Employee Engagement Survey Questions

Many employee surveys start with demographic questions to cover things like the employee’s position, salary and time at the company. This information can help organizations determine whether they’re doing better with some groups of workers than others. Most of the survey questions will focus on engagement, however, since that’s the entire point of the survey.

It’s also important to ask the right number of questions. If you ask too many, your survey will start to feel like the SAT and, ironically, employees may become disengaged. At the same time, if you ask too few questions, you might not receive enough information.

Questions may address whether workers:

  • Understand their position and what’s expected of them
  • Feel valued and praised
  • Think their work is meaningful
  • Believe their boss helps them to succeed
  • Think there are advancement opportunities

The survey should also ask what concerns or suggestions employees have.

Employee Engagement Survey Examples

If you’re looking for examples of the best employee engagement survey questions, check out the following resources:

  • Gallup5 has created a survey with 12 questions.
  • Gartner6 has identified nine questions to include in every employee engagement survey.
  • Survey Monkey7 has an employee engagement template.

Anonymity and Employee Engagement Surveys Best Practices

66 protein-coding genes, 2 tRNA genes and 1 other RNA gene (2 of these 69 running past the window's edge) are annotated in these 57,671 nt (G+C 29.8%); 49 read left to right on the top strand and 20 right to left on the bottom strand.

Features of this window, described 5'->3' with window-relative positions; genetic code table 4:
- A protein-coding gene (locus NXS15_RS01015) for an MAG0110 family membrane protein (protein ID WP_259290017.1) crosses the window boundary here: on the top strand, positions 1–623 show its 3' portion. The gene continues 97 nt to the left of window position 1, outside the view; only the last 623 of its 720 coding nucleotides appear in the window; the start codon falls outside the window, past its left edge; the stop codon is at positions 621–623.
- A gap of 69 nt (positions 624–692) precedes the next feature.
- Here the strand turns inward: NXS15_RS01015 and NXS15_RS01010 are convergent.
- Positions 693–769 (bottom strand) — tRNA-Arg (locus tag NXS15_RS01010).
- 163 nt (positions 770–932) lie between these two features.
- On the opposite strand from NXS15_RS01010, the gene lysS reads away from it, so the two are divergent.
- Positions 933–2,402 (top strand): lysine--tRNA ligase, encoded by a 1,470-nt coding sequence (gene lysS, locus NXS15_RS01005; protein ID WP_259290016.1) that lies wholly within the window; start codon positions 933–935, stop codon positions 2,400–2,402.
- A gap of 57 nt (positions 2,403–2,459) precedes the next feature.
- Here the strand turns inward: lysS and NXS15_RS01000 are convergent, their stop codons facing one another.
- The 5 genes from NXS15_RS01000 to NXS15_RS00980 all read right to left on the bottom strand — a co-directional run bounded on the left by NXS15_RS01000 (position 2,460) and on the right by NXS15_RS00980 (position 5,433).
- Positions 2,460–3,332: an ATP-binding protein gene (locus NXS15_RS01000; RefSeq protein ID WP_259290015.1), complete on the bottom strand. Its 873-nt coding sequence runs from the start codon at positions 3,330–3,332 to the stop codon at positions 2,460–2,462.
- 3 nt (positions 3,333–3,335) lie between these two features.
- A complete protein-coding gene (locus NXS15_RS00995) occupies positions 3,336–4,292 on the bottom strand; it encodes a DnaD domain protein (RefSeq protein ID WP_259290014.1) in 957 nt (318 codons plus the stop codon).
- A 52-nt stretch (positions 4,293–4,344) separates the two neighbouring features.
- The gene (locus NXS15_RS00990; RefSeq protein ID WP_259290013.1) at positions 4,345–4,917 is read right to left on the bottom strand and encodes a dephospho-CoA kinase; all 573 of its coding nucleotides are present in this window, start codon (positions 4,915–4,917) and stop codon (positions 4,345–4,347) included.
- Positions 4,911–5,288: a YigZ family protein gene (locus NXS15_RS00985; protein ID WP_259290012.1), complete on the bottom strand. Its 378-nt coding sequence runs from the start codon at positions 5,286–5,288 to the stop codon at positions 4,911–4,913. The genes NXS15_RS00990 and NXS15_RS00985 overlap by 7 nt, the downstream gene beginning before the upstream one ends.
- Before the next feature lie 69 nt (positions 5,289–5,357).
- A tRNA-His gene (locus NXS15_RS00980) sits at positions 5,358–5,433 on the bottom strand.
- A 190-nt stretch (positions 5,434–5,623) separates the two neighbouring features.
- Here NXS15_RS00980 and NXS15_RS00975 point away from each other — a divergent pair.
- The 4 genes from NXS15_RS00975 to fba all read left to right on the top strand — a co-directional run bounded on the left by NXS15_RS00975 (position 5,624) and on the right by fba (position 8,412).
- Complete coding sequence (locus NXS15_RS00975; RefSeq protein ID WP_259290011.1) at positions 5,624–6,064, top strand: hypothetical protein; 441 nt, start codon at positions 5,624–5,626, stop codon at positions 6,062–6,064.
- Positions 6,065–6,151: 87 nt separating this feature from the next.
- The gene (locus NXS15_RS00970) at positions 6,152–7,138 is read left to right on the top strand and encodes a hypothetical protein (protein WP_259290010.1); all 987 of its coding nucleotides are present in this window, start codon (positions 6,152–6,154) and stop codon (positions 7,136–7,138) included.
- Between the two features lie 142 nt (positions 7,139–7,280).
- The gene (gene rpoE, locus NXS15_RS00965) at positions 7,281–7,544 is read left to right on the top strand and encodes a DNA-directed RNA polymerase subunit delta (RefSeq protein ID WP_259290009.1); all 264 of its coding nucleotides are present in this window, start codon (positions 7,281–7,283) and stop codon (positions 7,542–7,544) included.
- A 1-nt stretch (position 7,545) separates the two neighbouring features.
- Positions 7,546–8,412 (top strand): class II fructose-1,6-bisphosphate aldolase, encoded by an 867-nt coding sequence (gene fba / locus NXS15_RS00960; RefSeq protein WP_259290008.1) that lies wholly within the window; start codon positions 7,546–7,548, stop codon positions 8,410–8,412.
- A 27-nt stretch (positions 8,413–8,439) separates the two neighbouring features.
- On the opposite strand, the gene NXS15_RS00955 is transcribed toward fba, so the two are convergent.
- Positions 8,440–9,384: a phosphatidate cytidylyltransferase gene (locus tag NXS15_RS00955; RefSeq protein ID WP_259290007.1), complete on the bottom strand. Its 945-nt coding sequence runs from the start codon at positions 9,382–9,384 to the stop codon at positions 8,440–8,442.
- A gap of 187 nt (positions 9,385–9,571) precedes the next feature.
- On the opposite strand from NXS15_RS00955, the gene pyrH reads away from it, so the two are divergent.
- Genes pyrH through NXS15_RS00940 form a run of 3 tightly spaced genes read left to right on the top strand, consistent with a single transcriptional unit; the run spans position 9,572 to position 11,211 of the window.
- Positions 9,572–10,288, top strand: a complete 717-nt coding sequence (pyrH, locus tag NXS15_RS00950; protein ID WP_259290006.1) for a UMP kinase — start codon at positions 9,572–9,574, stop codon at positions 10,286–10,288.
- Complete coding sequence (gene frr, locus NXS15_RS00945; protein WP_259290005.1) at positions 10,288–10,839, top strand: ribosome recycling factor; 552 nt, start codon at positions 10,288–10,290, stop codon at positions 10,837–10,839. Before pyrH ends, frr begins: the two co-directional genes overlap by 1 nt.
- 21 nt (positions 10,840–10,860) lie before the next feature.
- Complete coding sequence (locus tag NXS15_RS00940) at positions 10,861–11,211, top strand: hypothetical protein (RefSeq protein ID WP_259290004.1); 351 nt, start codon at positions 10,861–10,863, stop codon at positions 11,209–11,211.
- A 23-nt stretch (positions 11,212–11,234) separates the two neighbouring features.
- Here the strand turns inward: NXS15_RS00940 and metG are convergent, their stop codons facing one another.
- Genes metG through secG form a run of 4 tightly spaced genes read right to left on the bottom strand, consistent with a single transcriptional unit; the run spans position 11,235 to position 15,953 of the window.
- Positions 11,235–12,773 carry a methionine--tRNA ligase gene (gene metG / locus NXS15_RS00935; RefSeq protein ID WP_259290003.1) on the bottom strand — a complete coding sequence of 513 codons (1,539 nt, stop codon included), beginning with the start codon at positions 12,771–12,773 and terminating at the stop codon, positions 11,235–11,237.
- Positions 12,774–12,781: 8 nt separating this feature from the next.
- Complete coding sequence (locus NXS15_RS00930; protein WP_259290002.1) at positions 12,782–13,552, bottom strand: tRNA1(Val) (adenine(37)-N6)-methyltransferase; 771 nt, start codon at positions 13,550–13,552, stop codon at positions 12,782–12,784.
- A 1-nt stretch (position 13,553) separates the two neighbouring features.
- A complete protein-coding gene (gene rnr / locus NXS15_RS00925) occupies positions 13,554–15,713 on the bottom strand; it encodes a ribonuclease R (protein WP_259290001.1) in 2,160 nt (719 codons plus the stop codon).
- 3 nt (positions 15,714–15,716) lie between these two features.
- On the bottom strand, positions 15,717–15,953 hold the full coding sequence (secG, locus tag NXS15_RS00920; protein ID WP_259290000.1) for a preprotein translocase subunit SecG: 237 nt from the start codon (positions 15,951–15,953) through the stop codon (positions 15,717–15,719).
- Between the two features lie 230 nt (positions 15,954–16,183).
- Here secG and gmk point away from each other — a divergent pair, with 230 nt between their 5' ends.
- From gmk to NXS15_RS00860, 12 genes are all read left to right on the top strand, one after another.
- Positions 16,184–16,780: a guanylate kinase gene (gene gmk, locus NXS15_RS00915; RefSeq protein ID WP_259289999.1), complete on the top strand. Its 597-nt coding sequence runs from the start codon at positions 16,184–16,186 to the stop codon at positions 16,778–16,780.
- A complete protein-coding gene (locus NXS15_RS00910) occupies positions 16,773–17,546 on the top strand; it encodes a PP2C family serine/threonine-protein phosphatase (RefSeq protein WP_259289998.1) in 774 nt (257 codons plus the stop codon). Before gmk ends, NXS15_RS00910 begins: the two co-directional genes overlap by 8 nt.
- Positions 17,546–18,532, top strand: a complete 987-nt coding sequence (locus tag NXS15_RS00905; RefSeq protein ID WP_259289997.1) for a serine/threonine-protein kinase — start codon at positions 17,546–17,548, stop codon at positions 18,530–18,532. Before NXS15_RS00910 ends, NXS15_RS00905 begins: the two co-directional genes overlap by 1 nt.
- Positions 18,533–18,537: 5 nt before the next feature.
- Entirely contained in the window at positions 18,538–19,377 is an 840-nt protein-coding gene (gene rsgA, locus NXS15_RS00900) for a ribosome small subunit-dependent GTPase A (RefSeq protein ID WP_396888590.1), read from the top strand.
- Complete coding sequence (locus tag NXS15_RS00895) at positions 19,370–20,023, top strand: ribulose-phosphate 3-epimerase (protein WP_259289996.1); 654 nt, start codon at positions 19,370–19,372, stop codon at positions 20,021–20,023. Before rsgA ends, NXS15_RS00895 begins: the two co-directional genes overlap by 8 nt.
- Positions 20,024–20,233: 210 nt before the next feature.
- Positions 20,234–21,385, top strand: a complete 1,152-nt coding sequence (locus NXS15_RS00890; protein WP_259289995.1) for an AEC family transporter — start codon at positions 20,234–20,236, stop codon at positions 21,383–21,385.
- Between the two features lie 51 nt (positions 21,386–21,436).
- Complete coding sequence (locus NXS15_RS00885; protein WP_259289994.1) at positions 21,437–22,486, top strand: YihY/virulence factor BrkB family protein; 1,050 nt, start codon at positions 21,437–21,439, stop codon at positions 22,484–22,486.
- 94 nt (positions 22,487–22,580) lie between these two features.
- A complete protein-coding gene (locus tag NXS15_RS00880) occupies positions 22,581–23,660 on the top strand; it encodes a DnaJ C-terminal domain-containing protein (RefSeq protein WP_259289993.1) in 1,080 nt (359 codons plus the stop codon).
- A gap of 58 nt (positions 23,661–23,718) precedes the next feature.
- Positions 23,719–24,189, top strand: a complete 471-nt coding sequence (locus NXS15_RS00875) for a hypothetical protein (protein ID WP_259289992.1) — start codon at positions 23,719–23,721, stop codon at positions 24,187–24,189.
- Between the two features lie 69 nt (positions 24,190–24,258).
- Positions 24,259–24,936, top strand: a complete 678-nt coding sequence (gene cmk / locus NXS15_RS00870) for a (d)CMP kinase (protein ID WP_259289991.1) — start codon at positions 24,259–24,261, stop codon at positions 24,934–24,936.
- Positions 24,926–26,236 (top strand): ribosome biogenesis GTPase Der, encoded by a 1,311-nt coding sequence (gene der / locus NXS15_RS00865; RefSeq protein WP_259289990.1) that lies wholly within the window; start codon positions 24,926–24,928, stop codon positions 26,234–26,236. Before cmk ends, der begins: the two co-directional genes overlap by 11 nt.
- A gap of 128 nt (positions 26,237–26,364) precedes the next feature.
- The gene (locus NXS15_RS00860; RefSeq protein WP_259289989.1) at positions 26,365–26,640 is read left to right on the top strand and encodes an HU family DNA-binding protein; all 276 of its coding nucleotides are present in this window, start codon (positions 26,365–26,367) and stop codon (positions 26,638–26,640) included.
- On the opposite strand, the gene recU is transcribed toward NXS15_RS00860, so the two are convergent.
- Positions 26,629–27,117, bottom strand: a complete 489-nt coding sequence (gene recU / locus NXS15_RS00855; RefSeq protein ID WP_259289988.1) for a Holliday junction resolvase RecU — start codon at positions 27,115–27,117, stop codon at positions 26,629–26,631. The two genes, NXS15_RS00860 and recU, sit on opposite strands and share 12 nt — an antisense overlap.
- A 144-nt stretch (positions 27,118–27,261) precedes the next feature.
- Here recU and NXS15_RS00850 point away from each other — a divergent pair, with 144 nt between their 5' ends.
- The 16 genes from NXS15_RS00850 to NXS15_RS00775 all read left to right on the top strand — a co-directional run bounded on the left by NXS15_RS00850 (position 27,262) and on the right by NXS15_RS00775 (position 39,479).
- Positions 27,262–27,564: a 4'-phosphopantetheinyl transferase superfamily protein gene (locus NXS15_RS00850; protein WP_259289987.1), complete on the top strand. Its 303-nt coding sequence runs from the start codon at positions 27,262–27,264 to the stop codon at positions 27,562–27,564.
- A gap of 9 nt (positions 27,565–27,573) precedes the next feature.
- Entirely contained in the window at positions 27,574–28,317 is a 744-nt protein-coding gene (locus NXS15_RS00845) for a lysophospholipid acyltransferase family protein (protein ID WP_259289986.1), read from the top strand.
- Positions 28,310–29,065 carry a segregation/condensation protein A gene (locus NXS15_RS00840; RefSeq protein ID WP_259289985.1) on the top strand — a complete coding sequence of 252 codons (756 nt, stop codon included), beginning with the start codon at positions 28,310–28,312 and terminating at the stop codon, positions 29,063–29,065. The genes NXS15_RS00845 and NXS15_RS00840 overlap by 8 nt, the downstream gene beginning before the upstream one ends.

Your employees probably have some pretty strong opinions about your company, but they may not be willing to share these opinions. This is especially true when employees are unhappy. They may not want to complain if they think there’s any chance their answers will be linked to them and then used against them.

As SHRM8 explains, most employee engagement surveys include demographic questions. Although these questions can help managers put responses in context and identify trends, they may also make it easy to figure out who’s answering, especially at smaller companies.

This is a big problem. If employees aren’t answering survey questions honestly, the entire survey is undermined. Therefore, it’s important to reassure employees that their responses will not be used against them. Showing that the results will be processed by someone other than the employees’ boss – for example, the HR department or even a third-party company – may help alleviate some concerns.

Reacting to Employee Engagement Survey Results

Once the results are in, the real work begins. The survey responses can help business leaders identify problems and take action to boost engagement. For example, depending on the results you receive to the survey questions, your company may need to provide more feedback to employees, increase incentives for good work, communicate more about what you’re doing, address company culture or create more opportunities for career advancement and career development.

If employee engagement surveys are done repeatedly – for example, every year – the results can also provide an internal benchmark that shows employee engagement trends. This can indicate whether the company is improving, getting worse or treading water when it comes to engagement.

The Link Between Employee Engagement and HR Services

Strong employee engagement can help your company thrive, but your company’s HR team may be spread too thin to make engagement the priority it deserves to be. Our HR services can help you grow your business while meeting the needs of your workers. We provide HR outsourcing, HR consulting and payroll services.

Not sure where to start? Talk to someone who wants to listen.

A great plan starts with a conversation. Let’s talk about what you need.